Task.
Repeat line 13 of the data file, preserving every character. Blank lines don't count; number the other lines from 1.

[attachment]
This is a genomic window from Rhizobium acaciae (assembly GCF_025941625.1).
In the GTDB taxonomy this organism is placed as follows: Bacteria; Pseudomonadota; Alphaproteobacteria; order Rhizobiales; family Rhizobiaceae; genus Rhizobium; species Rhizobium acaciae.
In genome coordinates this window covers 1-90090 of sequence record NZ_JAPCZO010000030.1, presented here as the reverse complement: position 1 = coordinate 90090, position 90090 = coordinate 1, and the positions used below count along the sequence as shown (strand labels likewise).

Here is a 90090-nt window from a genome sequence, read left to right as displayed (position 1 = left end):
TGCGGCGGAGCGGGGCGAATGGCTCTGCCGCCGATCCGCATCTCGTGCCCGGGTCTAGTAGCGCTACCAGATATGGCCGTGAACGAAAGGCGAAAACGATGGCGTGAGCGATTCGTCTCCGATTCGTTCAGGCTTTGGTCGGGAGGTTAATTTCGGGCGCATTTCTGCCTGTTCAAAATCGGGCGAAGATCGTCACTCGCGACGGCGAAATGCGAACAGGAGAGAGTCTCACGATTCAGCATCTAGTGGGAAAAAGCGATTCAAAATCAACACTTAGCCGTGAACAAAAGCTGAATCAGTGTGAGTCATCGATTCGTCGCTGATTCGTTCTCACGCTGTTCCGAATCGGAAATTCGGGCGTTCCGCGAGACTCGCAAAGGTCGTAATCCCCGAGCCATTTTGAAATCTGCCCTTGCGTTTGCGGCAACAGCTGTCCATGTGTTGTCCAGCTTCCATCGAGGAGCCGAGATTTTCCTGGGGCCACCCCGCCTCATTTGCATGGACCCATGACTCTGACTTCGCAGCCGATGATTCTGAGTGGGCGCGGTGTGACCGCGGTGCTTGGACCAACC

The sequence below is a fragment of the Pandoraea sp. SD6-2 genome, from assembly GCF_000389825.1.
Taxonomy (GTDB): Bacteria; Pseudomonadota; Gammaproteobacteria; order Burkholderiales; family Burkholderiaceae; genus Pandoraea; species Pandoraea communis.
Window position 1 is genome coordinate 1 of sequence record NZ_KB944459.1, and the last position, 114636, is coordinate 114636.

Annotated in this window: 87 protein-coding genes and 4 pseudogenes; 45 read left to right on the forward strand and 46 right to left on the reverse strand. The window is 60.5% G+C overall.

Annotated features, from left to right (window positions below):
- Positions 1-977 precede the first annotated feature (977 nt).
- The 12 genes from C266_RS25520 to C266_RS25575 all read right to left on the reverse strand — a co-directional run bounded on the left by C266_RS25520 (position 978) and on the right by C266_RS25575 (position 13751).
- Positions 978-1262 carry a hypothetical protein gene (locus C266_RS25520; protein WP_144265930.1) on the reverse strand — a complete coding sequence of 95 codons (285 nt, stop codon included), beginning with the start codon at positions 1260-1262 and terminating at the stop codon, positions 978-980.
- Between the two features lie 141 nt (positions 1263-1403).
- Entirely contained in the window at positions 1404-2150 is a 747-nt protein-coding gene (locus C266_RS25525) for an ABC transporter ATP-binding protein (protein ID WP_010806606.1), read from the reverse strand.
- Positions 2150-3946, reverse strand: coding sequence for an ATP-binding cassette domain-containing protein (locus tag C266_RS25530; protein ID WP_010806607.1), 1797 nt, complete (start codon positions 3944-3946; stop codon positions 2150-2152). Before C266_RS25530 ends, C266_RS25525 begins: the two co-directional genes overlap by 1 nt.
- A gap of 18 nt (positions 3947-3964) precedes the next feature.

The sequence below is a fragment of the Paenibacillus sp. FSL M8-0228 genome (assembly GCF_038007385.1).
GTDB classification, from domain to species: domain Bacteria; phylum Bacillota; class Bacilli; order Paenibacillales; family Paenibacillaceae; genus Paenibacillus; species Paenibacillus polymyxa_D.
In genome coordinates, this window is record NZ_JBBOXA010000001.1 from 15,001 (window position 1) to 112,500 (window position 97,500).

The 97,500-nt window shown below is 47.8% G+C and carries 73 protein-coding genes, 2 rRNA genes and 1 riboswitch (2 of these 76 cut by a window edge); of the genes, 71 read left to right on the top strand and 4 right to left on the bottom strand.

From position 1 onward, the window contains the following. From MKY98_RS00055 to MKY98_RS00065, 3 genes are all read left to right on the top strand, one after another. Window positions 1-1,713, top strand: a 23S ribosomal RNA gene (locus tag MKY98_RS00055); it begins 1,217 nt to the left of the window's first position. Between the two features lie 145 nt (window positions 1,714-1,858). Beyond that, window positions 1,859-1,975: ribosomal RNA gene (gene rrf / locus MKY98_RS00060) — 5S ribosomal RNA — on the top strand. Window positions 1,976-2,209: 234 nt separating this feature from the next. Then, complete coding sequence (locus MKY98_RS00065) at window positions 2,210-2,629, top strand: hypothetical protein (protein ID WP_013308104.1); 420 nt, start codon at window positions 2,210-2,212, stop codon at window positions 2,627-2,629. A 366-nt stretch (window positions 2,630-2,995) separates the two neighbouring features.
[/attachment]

- Positions 978-1262 carry a hypothetical protein gene (locus C266_RS25520; protein WP_144265930.1) on the reverse strand — a complete coding sequence of 95 codons (285 nt, stop codon included), beginning with the start codon at positions 1260-1262 and terminating at the stop codon, positions 978-980.